Could melting icecaps cause earthquakes?
The Day After Tomorrow-esque natural disasters may be around the corner as global warming melts Antarctica.
Asked by: John Wildes, Ireland
Earthquakes occur when the huge tectonic plates that make up the Earth’s crust slip and grind past each other along faultlines. In areas of land with thick ice cover such as Greenland or Antarctica, the immense weight of a layer of ice a few thousand metres thick may prevent plates from moving freely.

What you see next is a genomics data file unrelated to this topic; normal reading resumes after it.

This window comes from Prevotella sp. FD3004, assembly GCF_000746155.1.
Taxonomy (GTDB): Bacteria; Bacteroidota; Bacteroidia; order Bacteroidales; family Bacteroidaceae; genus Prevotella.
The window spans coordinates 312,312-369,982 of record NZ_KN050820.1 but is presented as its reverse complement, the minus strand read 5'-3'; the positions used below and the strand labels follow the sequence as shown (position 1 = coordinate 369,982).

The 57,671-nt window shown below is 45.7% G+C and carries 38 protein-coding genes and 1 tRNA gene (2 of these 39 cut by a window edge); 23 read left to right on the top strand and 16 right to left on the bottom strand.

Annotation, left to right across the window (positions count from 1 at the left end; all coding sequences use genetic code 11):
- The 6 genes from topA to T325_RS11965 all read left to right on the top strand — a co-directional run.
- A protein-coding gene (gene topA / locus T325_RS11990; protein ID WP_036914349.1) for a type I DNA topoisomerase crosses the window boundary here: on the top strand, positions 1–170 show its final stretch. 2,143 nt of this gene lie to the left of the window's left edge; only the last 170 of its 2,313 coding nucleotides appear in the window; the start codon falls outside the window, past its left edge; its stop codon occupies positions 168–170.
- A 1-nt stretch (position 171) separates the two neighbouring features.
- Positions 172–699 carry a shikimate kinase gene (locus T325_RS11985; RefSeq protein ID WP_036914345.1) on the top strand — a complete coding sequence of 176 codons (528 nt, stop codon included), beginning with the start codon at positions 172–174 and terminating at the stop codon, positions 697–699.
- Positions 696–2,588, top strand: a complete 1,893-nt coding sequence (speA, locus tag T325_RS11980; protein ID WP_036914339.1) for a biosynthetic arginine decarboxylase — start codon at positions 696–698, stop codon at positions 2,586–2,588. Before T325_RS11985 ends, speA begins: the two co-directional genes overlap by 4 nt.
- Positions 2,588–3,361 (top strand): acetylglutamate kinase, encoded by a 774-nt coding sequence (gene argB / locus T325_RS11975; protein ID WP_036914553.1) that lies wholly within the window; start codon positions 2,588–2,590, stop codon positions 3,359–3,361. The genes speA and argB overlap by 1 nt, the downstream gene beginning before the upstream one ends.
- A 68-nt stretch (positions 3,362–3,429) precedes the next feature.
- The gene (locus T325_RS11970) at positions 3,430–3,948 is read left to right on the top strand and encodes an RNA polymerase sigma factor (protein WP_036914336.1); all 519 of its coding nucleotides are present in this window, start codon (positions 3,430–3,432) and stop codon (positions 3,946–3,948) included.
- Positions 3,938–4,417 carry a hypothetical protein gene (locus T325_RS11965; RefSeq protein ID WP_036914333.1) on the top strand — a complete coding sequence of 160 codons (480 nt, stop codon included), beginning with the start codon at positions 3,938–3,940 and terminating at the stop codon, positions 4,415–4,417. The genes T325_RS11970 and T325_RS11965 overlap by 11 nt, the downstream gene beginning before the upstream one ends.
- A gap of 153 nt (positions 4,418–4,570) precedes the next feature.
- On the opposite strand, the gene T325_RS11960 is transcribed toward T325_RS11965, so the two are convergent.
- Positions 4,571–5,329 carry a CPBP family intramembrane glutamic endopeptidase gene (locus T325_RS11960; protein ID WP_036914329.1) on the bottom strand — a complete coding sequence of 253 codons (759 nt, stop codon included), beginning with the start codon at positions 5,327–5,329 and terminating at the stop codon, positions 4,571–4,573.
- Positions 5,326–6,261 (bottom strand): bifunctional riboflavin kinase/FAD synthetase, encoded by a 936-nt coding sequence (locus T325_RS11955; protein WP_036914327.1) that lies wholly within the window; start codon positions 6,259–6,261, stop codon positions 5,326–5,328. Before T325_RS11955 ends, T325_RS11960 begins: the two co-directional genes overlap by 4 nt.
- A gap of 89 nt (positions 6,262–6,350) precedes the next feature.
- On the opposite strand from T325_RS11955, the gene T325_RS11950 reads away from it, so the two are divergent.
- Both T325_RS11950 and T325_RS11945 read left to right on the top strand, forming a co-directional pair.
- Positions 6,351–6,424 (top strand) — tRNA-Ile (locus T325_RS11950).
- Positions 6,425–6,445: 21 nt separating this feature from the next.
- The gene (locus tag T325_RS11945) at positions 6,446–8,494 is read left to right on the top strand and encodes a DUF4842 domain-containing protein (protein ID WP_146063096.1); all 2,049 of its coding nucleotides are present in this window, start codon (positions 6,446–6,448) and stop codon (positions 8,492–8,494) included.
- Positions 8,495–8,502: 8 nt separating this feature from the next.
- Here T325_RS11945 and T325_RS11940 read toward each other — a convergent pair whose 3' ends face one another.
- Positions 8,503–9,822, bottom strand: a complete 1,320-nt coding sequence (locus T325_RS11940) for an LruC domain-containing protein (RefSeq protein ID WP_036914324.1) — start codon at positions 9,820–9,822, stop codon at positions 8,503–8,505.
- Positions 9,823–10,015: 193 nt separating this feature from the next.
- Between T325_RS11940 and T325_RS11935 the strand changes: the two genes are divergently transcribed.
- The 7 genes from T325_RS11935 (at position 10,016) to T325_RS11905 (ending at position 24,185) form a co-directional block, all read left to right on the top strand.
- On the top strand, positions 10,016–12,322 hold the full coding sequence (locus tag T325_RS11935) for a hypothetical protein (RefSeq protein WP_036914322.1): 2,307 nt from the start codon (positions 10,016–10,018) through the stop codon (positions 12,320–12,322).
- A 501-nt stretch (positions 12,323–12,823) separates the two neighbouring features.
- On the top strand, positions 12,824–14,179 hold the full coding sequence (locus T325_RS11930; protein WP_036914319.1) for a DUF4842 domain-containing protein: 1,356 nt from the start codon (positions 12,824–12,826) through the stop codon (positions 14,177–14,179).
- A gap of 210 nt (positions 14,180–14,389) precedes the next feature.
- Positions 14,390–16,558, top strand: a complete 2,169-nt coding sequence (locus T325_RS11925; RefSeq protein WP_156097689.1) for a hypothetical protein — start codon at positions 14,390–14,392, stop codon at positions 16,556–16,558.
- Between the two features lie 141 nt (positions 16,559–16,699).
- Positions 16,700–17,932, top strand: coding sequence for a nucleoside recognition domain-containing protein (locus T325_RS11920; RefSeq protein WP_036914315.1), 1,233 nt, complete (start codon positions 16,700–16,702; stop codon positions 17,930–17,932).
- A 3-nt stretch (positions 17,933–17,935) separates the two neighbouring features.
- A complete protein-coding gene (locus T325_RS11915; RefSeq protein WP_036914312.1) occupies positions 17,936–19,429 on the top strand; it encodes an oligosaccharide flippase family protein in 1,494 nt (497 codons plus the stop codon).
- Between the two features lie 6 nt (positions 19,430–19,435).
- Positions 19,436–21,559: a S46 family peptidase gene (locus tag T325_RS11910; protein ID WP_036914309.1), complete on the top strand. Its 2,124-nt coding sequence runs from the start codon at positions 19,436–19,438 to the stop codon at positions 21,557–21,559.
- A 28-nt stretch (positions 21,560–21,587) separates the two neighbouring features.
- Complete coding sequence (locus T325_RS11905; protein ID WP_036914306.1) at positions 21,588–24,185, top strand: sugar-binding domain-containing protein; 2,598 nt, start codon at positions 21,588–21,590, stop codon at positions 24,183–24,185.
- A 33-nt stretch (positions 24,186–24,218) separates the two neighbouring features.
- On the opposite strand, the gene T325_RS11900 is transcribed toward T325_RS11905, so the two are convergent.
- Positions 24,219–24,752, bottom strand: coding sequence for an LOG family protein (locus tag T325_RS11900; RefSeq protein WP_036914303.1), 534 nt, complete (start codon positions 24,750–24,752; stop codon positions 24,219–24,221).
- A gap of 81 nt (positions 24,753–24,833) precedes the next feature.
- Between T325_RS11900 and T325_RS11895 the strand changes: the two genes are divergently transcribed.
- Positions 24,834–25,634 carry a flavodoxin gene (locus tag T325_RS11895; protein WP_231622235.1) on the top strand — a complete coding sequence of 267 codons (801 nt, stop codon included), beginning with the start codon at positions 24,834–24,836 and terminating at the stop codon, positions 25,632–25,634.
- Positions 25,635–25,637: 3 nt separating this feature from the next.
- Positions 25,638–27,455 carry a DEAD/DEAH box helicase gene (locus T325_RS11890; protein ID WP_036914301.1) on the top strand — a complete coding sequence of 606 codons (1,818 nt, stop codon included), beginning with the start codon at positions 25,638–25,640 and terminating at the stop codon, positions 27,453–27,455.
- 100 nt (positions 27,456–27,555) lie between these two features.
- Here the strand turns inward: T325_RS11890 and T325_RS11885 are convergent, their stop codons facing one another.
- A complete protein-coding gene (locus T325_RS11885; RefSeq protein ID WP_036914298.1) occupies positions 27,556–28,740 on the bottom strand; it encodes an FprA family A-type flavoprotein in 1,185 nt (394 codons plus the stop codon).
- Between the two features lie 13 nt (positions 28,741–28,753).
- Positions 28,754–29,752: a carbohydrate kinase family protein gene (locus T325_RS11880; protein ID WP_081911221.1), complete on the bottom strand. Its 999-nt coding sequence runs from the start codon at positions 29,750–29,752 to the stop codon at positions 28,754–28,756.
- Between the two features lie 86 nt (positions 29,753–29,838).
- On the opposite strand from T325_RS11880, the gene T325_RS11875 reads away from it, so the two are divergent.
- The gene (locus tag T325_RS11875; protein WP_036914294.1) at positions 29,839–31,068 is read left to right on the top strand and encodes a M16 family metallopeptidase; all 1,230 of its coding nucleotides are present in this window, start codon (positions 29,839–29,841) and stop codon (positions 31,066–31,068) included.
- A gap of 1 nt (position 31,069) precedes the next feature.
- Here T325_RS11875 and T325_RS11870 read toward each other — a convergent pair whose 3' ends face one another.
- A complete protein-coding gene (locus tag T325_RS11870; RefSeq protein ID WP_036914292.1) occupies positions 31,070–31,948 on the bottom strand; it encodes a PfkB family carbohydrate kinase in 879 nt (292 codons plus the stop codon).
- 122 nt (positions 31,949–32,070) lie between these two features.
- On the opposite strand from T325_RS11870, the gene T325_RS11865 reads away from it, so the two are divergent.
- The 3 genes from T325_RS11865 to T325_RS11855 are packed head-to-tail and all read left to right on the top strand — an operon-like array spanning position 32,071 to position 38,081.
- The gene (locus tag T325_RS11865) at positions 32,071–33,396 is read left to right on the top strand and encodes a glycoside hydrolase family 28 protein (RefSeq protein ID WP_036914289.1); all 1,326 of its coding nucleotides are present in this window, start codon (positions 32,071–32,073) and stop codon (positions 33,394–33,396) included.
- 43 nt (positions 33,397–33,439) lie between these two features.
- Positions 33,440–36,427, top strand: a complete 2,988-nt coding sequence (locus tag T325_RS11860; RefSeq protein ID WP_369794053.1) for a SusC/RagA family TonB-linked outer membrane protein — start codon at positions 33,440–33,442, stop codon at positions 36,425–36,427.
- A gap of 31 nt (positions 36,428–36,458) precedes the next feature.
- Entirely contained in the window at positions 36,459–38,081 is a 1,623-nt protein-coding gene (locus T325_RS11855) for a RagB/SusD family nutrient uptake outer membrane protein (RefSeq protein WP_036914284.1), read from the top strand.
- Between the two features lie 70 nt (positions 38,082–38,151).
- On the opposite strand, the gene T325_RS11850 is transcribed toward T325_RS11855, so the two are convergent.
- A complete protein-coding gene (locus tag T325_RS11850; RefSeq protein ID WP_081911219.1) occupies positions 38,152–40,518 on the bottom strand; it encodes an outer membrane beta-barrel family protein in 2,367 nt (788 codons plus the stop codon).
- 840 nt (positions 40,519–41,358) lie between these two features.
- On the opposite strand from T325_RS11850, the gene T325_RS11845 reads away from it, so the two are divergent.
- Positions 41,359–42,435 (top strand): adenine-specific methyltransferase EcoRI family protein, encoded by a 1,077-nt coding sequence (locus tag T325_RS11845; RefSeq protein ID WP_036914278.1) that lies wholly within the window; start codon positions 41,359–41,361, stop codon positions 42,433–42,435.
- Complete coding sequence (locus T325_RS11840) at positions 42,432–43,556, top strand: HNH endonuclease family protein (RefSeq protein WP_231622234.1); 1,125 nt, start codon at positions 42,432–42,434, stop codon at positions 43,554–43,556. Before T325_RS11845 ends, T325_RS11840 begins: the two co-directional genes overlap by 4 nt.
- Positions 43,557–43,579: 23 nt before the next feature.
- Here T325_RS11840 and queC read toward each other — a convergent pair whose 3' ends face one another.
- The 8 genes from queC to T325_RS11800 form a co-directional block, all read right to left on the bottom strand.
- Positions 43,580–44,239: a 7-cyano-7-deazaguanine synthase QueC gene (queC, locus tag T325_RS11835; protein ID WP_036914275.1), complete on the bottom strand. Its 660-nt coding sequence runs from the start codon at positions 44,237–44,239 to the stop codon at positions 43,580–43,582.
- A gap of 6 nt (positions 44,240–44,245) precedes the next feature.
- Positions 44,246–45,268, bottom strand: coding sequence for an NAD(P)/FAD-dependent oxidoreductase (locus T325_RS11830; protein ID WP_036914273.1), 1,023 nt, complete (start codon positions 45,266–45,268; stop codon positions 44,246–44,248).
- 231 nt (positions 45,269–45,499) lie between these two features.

If this ice were to melt, the plates could shift, releasing pent up energy and potentially triggering a quake. Although geologists have traced some small earthquakes back to loss of ice, it remains unclear whether larger tremors follow the same pattern.
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